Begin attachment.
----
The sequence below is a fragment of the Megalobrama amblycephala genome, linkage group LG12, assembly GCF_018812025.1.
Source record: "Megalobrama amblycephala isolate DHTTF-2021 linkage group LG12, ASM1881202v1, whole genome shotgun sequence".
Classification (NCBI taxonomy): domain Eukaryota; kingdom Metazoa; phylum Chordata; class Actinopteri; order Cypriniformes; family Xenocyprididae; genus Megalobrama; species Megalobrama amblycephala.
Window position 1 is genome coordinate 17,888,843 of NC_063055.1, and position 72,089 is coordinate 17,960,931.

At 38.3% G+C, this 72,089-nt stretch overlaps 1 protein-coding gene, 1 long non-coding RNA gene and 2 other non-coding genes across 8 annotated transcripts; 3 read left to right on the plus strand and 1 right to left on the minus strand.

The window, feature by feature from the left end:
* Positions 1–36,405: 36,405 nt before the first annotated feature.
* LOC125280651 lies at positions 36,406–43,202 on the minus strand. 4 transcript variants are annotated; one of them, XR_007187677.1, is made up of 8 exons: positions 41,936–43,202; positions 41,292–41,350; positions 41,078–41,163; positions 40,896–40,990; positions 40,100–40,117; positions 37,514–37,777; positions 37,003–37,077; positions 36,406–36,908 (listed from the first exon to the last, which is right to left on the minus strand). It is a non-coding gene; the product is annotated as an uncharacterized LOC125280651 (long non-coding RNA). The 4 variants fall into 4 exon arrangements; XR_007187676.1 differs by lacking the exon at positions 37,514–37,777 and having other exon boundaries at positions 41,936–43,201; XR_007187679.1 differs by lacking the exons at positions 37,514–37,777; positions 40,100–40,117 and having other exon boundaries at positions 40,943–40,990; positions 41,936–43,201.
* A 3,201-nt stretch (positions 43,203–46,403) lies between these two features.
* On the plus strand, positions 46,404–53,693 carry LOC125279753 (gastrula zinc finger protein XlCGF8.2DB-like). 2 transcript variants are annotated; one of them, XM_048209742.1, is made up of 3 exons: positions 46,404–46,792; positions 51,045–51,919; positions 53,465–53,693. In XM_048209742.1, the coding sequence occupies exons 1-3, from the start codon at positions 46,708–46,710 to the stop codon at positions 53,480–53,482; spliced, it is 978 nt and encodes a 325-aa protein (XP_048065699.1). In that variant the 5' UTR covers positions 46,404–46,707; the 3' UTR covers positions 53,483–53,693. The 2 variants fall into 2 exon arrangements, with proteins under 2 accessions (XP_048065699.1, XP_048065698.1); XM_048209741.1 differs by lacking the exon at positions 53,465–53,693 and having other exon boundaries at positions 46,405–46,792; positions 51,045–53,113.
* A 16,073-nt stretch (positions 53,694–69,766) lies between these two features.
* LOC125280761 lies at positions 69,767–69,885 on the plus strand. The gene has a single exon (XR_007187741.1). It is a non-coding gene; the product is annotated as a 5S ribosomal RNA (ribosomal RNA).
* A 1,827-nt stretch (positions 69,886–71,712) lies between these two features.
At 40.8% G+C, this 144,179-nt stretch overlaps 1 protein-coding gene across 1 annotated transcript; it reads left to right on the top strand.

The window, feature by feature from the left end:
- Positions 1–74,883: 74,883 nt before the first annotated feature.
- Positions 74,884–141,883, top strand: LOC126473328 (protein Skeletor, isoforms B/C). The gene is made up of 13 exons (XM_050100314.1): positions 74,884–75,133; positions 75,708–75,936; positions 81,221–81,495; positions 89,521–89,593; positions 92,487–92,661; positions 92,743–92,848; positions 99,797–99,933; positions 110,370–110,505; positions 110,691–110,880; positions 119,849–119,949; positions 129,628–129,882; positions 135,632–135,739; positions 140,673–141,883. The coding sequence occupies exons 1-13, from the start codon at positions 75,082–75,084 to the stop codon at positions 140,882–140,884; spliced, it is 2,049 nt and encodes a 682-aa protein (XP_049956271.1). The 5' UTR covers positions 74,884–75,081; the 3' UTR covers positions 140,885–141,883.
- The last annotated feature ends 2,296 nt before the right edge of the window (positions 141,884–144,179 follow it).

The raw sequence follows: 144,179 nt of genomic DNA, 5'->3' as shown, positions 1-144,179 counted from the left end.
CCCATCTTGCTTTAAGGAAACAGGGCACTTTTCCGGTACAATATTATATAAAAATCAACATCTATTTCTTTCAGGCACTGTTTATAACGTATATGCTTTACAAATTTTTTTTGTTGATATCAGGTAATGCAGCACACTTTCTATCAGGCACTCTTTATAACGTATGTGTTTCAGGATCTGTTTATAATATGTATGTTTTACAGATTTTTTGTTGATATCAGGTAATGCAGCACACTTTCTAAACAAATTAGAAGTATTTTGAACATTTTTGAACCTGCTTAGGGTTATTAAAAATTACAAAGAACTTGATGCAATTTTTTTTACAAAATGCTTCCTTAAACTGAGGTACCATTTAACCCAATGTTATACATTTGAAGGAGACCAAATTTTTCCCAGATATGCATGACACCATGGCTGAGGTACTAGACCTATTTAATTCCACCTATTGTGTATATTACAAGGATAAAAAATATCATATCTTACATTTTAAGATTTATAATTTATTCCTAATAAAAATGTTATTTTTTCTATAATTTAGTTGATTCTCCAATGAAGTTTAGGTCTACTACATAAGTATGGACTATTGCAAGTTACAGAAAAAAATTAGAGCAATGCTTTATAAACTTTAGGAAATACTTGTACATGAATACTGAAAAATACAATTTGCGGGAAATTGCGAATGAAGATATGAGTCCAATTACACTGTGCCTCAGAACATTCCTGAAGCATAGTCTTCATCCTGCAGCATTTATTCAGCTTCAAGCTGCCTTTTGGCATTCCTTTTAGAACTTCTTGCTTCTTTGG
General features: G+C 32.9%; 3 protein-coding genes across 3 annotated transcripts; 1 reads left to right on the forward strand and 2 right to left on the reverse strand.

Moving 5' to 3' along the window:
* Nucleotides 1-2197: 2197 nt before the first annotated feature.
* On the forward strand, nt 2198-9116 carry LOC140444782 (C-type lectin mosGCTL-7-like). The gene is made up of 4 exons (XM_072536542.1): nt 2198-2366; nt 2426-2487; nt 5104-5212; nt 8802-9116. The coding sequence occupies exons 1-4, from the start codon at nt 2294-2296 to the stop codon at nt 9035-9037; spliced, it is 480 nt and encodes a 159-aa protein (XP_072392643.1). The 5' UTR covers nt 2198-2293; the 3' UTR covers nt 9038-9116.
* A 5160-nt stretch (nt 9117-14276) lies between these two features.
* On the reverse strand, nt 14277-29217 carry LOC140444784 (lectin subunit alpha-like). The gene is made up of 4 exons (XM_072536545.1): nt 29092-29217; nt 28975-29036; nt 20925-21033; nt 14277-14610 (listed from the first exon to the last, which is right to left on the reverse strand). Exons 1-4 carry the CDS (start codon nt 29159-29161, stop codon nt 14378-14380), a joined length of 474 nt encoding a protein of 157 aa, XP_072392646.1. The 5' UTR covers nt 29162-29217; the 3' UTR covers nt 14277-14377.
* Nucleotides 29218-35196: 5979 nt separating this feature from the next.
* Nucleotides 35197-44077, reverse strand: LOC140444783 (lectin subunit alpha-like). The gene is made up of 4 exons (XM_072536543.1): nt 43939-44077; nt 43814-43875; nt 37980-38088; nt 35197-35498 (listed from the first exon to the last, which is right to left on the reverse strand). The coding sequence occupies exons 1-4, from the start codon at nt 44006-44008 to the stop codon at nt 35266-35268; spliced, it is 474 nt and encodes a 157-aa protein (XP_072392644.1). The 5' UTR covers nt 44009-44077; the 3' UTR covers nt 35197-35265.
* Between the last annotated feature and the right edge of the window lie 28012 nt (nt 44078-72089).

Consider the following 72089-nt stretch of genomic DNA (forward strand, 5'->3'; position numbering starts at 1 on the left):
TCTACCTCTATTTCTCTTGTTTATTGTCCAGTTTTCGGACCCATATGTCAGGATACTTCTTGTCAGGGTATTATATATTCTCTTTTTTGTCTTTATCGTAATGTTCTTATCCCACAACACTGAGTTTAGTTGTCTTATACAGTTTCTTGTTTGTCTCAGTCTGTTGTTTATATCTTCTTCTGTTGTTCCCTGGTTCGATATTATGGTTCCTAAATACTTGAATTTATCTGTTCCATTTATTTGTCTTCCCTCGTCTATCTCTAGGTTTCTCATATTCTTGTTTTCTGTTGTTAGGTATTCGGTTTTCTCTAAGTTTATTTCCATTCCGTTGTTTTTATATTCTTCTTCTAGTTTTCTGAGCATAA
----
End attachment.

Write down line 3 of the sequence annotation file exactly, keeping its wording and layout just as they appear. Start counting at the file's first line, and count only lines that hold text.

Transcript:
Classification (NCBI taxonomy): domain Eukaryota; kingdom Metazoa; phylum Chordata; class Actinopteri; order Cypriniformes; family Xenocyprididae; genus Megalobrama; species Megalobrama amblycephala.